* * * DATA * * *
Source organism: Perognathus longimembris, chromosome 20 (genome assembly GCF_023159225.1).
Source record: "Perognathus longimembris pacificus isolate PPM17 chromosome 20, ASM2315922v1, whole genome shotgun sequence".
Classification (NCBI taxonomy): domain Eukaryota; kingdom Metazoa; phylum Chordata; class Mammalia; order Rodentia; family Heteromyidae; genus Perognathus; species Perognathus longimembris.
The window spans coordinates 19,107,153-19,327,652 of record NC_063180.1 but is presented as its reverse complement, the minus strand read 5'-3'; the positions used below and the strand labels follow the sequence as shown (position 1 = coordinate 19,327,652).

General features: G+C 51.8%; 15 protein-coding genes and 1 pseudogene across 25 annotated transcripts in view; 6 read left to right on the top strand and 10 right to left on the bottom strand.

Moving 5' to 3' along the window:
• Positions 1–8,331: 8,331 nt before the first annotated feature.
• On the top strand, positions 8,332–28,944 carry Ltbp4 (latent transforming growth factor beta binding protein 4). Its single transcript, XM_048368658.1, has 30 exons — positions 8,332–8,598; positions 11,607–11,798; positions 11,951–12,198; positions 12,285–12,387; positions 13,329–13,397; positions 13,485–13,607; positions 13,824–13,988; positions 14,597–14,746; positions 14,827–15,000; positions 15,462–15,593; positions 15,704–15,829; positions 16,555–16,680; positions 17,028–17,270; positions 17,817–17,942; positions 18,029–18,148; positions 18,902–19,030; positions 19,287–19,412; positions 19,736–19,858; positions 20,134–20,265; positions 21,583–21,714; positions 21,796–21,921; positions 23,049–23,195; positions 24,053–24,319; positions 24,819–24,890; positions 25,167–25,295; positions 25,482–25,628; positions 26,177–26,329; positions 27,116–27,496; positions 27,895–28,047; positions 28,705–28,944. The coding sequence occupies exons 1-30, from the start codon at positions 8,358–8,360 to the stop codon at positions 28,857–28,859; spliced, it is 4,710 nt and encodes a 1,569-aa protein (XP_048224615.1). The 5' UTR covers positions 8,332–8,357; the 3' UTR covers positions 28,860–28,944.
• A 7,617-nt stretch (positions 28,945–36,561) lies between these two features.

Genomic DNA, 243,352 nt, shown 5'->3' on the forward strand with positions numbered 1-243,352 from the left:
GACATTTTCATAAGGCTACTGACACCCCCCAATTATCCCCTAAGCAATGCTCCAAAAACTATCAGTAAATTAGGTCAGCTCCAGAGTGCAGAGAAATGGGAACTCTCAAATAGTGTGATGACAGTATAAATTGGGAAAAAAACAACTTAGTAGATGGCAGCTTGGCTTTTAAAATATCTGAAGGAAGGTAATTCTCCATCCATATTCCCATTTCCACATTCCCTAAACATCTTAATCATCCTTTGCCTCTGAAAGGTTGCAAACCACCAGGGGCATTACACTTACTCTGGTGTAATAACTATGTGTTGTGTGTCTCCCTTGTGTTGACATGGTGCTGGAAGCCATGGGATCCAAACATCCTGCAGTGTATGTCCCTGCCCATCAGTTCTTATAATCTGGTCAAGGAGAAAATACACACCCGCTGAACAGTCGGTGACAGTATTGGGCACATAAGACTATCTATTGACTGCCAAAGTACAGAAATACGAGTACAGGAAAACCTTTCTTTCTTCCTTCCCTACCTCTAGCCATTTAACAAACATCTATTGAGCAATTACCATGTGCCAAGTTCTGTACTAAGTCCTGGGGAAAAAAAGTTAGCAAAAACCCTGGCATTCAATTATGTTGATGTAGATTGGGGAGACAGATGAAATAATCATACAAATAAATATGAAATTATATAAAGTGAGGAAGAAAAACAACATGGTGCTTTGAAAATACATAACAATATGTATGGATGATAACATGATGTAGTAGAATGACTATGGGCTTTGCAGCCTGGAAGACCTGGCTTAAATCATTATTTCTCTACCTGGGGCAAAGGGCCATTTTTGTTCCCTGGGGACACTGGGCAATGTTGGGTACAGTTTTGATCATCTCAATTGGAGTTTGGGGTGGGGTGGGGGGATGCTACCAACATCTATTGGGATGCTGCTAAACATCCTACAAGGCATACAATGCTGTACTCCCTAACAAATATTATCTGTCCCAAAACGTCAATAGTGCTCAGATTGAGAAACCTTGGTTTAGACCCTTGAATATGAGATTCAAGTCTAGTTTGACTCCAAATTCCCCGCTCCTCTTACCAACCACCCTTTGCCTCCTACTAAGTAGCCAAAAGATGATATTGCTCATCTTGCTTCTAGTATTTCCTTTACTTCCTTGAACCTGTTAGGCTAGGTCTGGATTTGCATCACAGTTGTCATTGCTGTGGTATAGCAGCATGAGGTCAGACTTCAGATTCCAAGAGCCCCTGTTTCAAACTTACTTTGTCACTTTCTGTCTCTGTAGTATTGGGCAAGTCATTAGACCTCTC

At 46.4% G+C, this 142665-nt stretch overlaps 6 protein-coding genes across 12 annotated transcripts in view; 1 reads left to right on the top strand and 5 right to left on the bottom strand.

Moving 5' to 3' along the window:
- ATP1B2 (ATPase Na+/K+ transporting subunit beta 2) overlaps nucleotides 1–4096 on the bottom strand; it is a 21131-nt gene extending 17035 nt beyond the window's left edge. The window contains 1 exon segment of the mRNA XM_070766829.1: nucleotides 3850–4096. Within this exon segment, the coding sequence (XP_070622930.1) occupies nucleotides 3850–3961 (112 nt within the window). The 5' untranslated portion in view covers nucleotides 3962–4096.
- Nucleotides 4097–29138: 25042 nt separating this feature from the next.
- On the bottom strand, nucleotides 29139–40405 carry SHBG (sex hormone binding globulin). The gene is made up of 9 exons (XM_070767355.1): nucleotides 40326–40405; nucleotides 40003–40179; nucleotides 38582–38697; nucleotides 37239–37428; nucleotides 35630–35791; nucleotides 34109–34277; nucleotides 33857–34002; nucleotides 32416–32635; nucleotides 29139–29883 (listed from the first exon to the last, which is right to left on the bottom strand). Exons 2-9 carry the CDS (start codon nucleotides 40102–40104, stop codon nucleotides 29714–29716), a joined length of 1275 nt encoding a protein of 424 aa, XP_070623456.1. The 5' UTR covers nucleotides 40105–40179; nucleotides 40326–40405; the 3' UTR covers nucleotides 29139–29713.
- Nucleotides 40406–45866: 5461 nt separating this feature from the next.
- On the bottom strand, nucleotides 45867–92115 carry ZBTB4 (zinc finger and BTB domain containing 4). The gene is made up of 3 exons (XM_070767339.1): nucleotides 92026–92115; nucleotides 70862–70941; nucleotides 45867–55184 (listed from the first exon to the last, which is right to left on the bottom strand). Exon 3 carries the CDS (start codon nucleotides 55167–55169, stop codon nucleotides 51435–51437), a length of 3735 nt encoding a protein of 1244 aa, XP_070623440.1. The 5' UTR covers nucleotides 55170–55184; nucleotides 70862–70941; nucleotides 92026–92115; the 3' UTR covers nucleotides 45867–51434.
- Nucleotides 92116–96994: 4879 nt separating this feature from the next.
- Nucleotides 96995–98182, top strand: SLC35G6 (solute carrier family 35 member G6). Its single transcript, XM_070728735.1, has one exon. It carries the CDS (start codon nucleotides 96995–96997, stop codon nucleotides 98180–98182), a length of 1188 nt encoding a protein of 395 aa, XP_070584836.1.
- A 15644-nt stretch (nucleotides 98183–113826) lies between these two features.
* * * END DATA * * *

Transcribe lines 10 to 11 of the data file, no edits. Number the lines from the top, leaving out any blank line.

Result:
Genomic DNA, 243,352 nt, shown 5'->3' on the forward strand with positions numbered 1-243,352 from the left:
GACATTTTCATAAGGCTACTGACACCCCCCAATTATCCCCTAAGCAATGCTCCAAAAACTATCAGTAAATTAGGTCAGCTCCAGAGTGCAGAGAAATGGGAACTCTCAAATAGTGTGATGACAGTATAAATTGGGAAAAAAACAACTTAGTAGATGGCAGCTTGGCTTTTAAAATATCTGAAGGAAGGTAATTCTCCATCCATATTCCCATTTCCACATTCCCTAAACATCTTAATCATCCTTTGCCTCTGAAAGGTTGCAAACCACCAGGGGCATTACACTTACTCTGGTGTAATAACTATGTGTTGTGTGTCTCCCTTGTGTTGACATGGTGCTGGAAGCCATGGGATCCAAACATCCTGCAGTGTATGTCCCTGCCCATCAGTTCTTATAATCTGGTCAAGGAGAAAATACACACCCGCTGAACAGTCGGTGACAGTATTGGGCACATAAGACTATCTATTGACTGCCAAAGTACAGAAATACGAGTACAGGAAAACCTTTCTTTCTTCCTTCCCTACCTCTAGCCATTTAACAAACATCTATTGAGCAATTACCATGTGCCAAGTTCTGTACTAAGTCCTGGGGAAAAAAAGTTAGCAAAAACCCTGGCATTCAATTATGTTGATGTAGATTGGGGAGACAGATGAAATAATCATACAAATAAATATGAAATTATATAAAGTGAGGAAGAAAAACAACATGGTGCTTTGAAAATACATAACAATATGTATGGATGATAACATGATGTAGTAGAATGACTATGGGCTTTGCAGCCTGGAAGACCTGGCTTAAATCATTATTTCTCTACCTGGGGCAAAGGGCCATTTTTGTTCCCTGGGGACACTGGGCAATGTTGGGTACAGTTTTGATCATCTCAATTGGAGTTTGGGGTGGGGTGGGGGGATGCTACCAACATCTATTGGGATGCTGCTAAACATCCTACAAGGCATACAATGCTGTACTCCCTAACAAATATTATCTGTCCCAAAACGTCAATAGTGCTCAGATTGAGAAACCTTGGTTTAGACCCTTGAATATGAGATTCAAGTCTAGTTTGACTCCAAATTCCCCGCTCCTCTTACCAACCACCCTTTGCCTCCTACTAAGTAGCCAAAAGATGATATTGCTCATCTTGCTTCTAGTATTTCCTTTACTTCCTTGAACCTGTTAGGCTAGGTCTGGATTTGCATCACAGTTGTCATTGCTGTGGTATAGCAGCATGAGGTCAGACTTCAGATTCCAAGAGCCCCTGTTTCAAACTTACTTTGTCACTTTCTGTCTCTGTAGTATTGGGCAAGTCATTAGACCTCTC